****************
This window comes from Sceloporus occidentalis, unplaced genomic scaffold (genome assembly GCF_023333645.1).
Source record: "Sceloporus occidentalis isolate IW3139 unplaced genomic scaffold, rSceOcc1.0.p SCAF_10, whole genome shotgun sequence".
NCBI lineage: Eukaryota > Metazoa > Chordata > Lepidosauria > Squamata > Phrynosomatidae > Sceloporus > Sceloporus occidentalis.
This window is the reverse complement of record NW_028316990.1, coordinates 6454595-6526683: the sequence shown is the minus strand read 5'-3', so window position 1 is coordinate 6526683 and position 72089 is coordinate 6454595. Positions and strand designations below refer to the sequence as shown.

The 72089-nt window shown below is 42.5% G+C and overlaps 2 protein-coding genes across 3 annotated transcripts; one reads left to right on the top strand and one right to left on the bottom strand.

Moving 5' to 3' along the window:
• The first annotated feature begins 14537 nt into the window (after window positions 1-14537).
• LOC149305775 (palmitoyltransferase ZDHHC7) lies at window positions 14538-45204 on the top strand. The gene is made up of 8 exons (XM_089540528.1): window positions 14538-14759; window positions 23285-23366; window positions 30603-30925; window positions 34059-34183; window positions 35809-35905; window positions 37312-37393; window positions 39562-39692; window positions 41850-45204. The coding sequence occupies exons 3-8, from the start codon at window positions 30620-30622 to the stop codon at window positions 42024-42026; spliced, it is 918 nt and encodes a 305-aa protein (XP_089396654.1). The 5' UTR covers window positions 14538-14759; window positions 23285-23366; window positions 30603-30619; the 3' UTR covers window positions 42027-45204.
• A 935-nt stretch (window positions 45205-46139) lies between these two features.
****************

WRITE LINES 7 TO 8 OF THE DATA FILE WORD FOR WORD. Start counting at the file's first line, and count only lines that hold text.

• The first annotated feature begins 14537 nt into the window (after window positions 1-14537).
• LOC149305775 (palmitoyltransferase ZDHHC7) lies at window positions 14538-45204 on the top strand. The gene is made up of 8 exons (XM_089540528.1): window positions 14538-14759; window positions 23285-23366; window positions 30603-30925; window positions 34059-34183; window positions 35809-35905; window positions 37312-37393; window positions 39562-39692; window positions 41850-45204. The coding sequence occupies exons 3-8, from the start codon at window positions 30620-30622 to the stop codon at window positions 42024-42026; spliced, it is 918 nt and encodes a 305-aa protein (XP_089396654.1). The 5' UTR covers window positions 14538-14759; window positions 23285-23366; window positions 30603-30619; the 3' UTR covers window positions 42027-45204.